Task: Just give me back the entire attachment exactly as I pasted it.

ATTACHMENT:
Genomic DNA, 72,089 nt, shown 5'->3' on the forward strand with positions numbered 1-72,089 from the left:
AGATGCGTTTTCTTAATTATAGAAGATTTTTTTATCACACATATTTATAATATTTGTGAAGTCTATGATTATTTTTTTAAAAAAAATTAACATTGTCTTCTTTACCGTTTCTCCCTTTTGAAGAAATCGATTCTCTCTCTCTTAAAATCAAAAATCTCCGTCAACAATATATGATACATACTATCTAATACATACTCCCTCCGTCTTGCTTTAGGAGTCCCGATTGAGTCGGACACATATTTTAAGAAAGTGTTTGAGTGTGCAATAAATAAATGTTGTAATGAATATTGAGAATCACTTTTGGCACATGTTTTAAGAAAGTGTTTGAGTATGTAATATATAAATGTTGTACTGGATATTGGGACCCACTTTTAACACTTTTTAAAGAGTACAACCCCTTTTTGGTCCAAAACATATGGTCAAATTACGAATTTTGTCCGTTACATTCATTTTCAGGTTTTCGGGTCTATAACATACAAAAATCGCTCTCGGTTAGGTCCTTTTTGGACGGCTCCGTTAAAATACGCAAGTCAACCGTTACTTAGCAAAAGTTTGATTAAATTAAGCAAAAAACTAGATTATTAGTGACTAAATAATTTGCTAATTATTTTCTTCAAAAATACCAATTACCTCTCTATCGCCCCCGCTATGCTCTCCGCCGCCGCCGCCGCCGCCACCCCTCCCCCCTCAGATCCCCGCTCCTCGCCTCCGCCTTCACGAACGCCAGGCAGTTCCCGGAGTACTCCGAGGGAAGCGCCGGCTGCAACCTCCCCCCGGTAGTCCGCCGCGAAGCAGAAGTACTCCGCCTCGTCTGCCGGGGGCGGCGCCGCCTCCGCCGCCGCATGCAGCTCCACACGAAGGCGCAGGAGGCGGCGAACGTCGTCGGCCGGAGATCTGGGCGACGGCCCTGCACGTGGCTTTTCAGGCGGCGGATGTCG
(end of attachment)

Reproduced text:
Genomic DNA, 72,089 nt, shown 5'->3' on the forward strand with positions numbered 1-72,089 from the left:
AGATGCGTTTTCTTAATTATAGAAGATTTTTTTATCACACATATTTATAATATTTGTGAAGTCTATGATTATTTTTTTAAAAAAAATTAACATTGTCTTCTTTACCGTTTCTCCCTTTTGAAGAAATCGATTCTCTCTCTCTTAAAATCAAAAATCTCCGTCAACAATATATGATACATACTATCTAATACATACTCCCTCCGTCTTGCTTTAGGAGTCCCGATTGAGTCGGACACATATTTTAAGAAAGTGTTTGAGTGTGCAATAAATAAATGTTGTAATGAATATTGAGAATCACTTTTGGCACATGTTTTAAGAAAGTGTTTGAGTATGTAATATATAAATGTTGTACTGGATATTGGGACCCACTTTTAACACTTTTTAAAGAGTACAACCCCTTTTTGGTCCAAAACATATGGTCAAATTACGAATTTTGTCCGTTACATTCATTTTCAGGTTTTCGGGTCTATAACATACAAAAATCGCTCTCGGTTAGGTCCTTTTTGGACGGCTCCGTTAAAATACGCAAGTCAACCGTTACTTAGCAAAAGTTTGATTAAATTAAGCAAAAAACTAGATTATTAGTGACTAAATAATTTGCTAATTATTTTCTTCAAAAATACCAATTACCTCTCTATCGCCCCCGCTATGCTCTCCGCCGCCGCCGCCGCCGCCACCCCTCCCCCCTCAGATCCCCGCTCCTCGCCTCCGCCTTCACGAACGCCAGGCAGTTCCCGGAGTACTCCGAGGGAAGCGCCGGCTGCAACCTCCCCCCGGTAGTCCGCCGCGAAGCAGAAGTACTCCGCCTCGTCTGCCGGGGGCGGCGCCGCCTCCGCCGCCGCATGCAGCTCCACACGAAGGCGCAGGAGGCGGCGAACGTCGTCGGCCGGAGATCTGGGCGACGGCCCTGCACGTGGCTTTTCAGGCGGCGGATGTCG